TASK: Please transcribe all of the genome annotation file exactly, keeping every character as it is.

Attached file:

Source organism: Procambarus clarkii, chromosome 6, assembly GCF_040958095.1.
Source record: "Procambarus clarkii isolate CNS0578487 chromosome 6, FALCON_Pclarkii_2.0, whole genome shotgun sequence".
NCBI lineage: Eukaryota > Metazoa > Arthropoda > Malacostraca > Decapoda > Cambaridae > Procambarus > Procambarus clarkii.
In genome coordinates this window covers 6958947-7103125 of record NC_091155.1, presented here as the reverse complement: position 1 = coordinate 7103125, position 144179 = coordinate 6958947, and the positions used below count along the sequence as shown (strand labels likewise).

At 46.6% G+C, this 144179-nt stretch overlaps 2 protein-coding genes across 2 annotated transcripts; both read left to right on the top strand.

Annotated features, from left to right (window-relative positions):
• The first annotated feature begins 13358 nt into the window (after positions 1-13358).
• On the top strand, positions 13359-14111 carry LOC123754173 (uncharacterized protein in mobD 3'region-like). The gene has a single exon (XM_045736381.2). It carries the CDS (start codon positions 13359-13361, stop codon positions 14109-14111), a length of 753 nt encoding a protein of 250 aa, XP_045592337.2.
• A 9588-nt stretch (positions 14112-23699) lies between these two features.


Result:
Source organism: Procambarus clarkii, chromosome 6, assembly GCF_040958095.1.
Source record: "Procambarus clarkii isolate CNS0578487 chromosome 6, FALCON_Pclarkii_2.0, whole genome shotgun sequence".
NCBI lineage: Eukaryota > Metazoa > Arthropoda > Malacostraca > Decapoda > Cambaridae > Procambarus > Procambarus clarkii.
In genome coordinates this window covers 6958947-7103125 of record NC_091155.1, presented here as the reverse complement: position 1 = coordinate 7103125, position 144179 = coordinate 6958947, and the positions used below count along the sequence as shown (strand labels likewise).

At 46.6% G+C, this 144179-nt stretch overlaps 2 protein-coding genes across 2 annotated transcripts; both read left to right on the top strand.

Annotated features, from left to right (window-relative positions):
• The first annotated feature begins 13358 nt into the window (after positions 1-13358).
• On the top strand, positions 13359-14111 carry LOC123754173 (uncharacterized protein in mobD 3'region-like). The gene has a single exon (XM_045736381.2). It carries the CDS (start codon positions 13359-13361, stop codon positions 14109-14111), a length of 753 nt encoding a protein of 250 aa, XP_045592337.2.
• A 9588-nt stretch (positions 14112-23699) lies between these two features.